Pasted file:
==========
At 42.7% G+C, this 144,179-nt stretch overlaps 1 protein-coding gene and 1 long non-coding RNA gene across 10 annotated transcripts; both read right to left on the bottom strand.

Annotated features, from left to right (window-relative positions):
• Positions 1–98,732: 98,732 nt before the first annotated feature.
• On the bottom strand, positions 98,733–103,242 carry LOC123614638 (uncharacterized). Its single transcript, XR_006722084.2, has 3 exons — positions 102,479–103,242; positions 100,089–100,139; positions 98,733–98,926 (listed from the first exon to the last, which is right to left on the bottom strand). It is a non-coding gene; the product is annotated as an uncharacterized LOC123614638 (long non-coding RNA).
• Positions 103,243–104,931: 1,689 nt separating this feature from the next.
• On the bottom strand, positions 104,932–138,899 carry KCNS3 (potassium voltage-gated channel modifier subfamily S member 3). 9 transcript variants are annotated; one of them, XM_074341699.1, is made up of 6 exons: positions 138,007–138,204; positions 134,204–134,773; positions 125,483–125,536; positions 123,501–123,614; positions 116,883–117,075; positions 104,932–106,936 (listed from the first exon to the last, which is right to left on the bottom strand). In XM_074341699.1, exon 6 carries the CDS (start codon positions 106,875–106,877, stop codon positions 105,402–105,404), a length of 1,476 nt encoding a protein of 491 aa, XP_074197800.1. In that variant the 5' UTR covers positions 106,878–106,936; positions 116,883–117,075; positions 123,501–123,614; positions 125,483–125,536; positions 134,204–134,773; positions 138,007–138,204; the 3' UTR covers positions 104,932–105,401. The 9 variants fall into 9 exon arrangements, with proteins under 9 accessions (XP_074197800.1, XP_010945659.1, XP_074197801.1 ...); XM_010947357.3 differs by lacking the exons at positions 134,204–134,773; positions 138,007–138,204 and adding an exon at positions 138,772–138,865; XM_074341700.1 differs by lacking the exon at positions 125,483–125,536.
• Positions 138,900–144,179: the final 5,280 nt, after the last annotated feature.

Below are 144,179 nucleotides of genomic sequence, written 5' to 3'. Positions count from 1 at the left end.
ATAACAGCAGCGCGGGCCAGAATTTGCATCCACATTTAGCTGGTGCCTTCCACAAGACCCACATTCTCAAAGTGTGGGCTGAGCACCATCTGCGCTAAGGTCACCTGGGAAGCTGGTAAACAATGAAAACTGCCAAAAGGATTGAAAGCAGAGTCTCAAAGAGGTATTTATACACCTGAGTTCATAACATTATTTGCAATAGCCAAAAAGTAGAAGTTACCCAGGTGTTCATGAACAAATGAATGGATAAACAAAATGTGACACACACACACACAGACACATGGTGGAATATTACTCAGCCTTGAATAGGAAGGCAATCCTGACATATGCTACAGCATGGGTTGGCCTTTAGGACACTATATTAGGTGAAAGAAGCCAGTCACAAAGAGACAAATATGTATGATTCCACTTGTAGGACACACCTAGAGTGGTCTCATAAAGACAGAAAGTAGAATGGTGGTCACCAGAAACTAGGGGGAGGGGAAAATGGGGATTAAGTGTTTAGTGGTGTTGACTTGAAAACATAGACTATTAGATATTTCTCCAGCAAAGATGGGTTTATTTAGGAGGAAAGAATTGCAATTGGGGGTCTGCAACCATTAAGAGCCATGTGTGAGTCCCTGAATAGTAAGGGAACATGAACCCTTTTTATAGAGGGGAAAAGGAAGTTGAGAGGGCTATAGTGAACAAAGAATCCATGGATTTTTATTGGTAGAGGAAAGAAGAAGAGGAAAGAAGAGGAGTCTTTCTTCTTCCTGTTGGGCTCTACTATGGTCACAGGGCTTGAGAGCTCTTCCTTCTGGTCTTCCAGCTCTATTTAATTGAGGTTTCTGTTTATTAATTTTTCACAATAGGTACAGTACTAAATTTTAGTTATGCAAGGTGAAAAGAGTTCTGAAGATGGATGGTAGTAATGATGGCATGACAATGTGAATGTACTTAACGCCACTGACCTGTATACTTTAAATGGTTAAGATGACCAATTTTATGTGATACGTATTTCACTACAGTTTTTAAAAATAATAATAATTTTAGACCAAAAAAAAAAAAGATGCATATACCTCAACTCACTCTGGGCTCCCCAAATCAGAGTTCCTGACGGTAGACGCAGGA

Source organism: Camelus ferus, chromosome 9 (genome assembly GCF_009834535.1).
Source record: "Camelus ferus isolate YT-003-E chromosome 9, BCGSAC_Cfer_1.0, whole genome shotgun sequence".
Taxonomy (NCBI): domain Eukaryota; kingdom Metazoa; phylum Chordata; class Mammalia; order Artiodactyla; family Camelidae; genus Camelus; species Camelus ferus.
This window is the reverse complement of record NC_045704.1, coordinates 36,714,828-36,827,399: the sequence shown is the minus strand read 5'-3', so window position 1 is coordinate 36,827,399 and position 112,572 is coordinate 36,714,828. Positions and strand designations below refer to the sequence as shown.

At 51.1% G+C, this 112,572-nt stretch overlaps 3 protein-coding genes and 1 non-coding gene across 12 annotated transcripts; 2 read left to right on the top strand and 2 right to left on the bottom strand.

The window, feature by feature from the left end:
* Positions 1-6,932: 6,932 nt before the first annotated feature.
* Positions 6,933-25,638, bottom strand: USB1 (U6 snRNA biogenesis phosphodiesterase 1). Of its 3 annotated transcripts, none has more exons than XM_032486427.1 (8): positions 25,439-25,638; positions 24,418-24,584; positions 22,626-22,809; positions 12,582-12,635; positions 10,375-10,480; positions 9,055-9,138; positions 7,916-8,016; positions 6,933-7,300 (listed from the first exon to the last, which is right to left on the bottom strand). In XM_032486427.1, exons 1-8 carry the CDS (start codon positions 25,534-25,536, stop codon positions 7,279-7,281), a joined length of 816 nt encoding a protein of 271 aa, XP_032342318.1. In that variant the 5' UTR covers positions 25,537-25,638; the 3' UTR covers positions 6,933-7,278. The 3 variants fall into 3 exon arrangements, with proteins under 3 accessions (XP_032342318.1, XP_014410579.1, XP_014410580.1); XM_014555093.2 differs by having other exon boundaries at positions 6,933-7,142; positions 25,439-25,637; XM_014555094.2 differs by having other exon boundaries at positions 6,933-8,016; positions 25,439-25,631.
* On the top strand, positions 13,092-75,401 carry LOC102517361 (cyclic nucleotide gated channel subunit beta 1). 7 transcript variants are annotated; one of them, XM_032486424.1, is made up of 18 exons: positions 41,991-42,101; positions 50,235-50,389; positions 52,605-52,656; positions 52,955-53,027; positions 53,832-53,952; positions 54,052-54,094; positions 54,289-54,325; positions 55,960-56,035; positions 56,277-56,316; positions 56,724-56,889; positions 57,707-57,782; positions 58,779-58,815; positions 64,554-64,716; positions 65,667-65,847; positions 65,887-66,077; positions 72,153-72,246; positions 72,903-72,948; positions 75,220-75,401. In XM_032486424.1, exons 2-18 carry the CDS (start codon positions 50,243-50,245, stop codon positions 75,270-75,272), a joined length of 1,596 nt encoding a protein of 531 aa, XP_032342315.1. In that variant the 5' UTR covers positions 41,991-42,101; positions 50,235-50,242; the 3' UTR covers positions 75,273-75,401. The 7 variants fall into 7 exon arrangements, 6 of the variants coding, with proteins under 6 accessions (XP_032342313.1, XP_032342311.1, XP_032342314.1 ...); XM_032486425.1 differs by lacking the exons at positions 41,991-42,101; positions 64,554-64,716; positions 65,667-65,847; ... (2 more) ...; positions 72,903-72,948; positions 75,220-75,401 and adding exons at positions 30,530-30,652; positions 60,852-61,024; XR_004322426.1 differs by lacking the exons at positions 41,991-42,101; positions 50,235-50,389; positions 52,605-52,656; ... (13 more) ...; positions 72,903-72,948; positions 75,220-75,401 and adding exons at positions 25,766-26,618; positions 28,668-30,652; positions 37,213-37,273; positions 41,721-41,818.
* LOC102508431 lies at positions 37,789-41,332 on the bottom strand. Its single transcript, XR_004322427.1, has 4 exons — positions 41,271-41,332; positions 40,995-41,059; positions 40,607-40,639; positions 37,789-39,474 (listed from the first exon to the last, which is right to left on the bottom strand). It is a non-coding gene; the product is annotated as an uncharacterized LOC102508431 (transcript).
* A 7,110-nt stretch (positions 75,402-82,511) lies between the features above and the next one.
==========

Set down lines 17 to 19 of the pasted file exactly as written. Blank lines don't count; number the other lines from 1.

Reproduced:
* Positions 6,933-25,638, bottom strand: USB1 (U6 snRNA biogenesis phosphodiesterase 1). Of its 3 annotated transcripts, none has more exons than XM_032486427.1 (8): positions 25,439-25,638; positions 24,418-24,584; positions 22,626-22,809; positions 12,582-12,635; positions 10,375-10,480; positions 9,055-9,138; positions 7,916-8,016; positions 6,933-7,300 (listed from the first exon to the last, which is right to left on the bottom strand). In XM_032486427.1, exons 1-8 carry the CDS (start codon positions 25,534-25,536, stop codon positions 7,279-7,281), a joined length of 816 nt encoding a protein of 271 aa, XP_032342318.1. In that variant the 5' UTR covers positions 25,537-25,638; the 3' UTR covers positions 6,933-7,278. The 3 variants fall into 3 exon arrangements, with proteins under 3 accessions (XP_032342318.1, XP_014410579.1, XP_014410580.1); XM_014555093.2 differs by having other exon boundaries at positions 6,933-7,142; positions 25,439-25,637; XM_014555094.2 differs by having other exon boundaries at positions 6,933-8,016; positions 25,439-25,631.
* On the top strand, positions 13,092-75,401 carry LOC102517361 (cyclic nucleotide gated channel subunit beta 1). 7 transcript variants are annotated; one of them, XM_032486424.1, is made up of 18 exons: positions 41,991-42,101; positions 50,235-50,389; positions 52,605-52,656; positions 52,955-53,027; positions 53,832-53,952; positions 54,052-54,094; positions 54,289-54,325; positions 55,960-56,035; positions 56,277-56,316; positions 56,724-56,889; positions 57,707-57,782; positions 58,779-58,815; positions 64,554-64,716; positions 65,667-65,847; positions 65,887-66,077; positions 72,153-72,246; positions 72,903-72,948; positions 75,220-75,401. In XM_032486424.1, exons 2-18 carry the CDS (start codon positions 50,243-50,245, stop codon positions 75,270-75,272), a joined length of 1,596 nt encoding a protein of 531 aa, XP_032342315.1. In that variant the 5' UTR covers positions 41,991-42,101; positions 50,235-50,242; the 3' UTR covers positions 75,273-75,401. The 7 variants fall into 7 exon arrangements, 6 of the variants coding, with proteins under 6 accessions (XP_032342313.1, XP_032342311.1, XP_032342314.1 ...); XM_032486425.1 differs by lacking the exons at positions 41,991-42,101; positions 64,554-64,716; positions 65,667-65,847; ... (2 more) ...; positions 72,903-72,948; positions 75,220-75,401 and adding exons at positions 30,530-30,652; positions 60,852-61,024; XR_004322426.1 differs by lacking the exons at positions 41,991-42,101; positions 50,235-50,389; positions 52,605-52,656; ... (13 more) ...; positions 72,903-72,948; positions 75,220-75,401 and adding exons at positions 25,766-26,618; positions 28,668-30,652; positions 37,213-37,273; positions 41,721-41,818.
* LOC102508431 lies at positions 37,789-41,332 on the bottom strand. Its single transcript, XR_004322427.1, has 4 exons — positions 41,271-41,332; positions 40,995-41,059; positions 40,607-40,639; positions 37,789-39,474 (listed from the first exon to the last, which is right to left on the bottom strand). It is a non-coding gene; the product is annotated as an uncharacterized LOC102508431 (transcript).